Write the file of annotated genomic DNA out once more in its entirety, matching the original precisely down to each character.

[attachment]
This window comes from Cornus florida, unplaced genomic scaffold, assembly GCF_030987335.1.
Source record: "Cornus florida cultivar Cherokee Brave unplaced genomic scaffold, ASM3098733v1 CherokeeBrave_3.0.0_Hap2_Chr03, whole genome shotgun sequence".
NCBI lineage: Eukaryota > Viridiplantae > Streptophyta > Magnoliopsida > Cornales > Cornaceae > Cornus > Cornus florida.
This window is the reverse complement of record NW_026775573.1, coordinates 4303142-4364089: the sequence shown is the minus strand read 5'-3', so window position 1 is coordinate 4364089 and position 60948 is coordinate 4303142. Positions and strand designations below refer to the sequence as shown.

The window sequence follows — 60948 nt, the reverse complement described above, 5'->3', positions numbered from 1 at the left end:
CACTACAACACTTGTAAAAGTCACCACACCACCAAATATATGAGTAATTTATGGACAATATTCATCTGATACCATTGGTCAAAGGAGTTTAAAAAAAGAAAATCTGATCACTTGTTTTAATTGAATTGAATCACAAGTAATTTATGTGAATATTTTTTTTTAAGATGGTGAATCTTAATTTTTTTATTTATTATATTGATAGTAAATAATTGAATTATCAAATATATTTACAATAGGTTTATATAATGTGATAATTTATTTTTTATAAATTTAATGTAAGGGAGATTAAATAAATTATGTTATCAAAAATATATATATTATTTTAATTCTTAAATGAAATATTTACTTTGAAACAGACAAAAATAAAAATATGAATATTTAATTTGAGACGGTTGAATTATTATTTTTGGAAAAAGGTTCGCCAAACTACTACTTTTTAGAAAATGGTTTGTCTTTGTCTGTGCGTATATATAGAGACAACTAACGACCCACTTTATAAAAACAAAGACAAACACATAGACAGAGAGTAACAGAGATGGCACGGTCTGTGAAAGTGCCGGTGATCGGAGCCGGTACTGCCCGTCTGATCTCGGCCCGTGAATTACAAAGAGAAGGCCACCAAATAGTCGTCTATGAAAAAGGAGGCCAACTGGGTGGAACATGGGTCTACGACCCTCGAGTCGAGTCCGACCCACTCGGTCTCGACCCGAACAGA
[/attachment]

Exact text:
This window comes from Cornus florida, unplaced genomic scaffold, assembly GCF_030987335.1.
Source record: "Cornus florida cultivar Cherokee Brave unplaced genomic scaffold, ASM3098733v1 CherokeeBrave_3.0.0_Hap2_Chr03, whole genome shotgun sequence".
NCBI lineage: Eukaryota > Viridiplantae > Streptophyta > Magnoliopsida > Cornales > Cornaceae > Cornus > Cornus florida.
This window is the reverse complement of record NW_026775573.1, coordinates 4303142-4364089: the sequence shown is the minus strand read 5'-3', so window position 1 is coordinate 4364089 and position 60948 is coordinate 4303142. Positions and strand designations below refer to the sequence as shown.

The window sequence follows — 60948 nt, the reverse complement described above, 5'->3', positions numbered from 1 at the left end:
CACTACAACACTTGTAAAAGTCACCACACCACCAAATATATGAGTAATTTATGGACAATATTCATCTGATACCATTGGTCAAAGGAGTTTAAAAAAAGAAAATCTGATCACTTGTTTTAATTGAATTGAATCACAAGTAATTTATGTGAATATTTTTTTTTAAGATGGTGAATCTTAATTTTTTTATTTATTATATTGATAGTAAATAATTGAATTATCAAATATATTTACAATAGGTTTATATAATGTGATAATTTATTTTTTATAAATTTAATGTAAGGGAGATTAAATAAATTATGTTATCAAAAATATATATATTATTTTAATTCTTAAATGAAATATTTACTTTGAAACAGACAAAAATAAAAATATGAATATTTAATTTGAGACGGTTGAATTATTATTTTTGGAAAAAGGTTCGCCAAACTACTACTTTTTAGAAAATGGTTTGTCTTTGTCTGTGCGTATATATAGAGACAACTAACGACCCACTTTATAAAAACAAAGACAAACACATAGACAGAGAGTAACAGAGATGGCACGGTCTGTGAAAGTGCCGGTGATCGGAGCCGGTACTGCCCGTCTGATCTCGGCCCGTGAATTACAAAGAGAAGGCCACCAAATAGTCGTCTATGAAAAAGGAGGCCAACTGGGTGGAACATGGGTCTACGACCCTCGAGTCGAGTCCGACCCACTCGGTCTCGACCCGAACAGA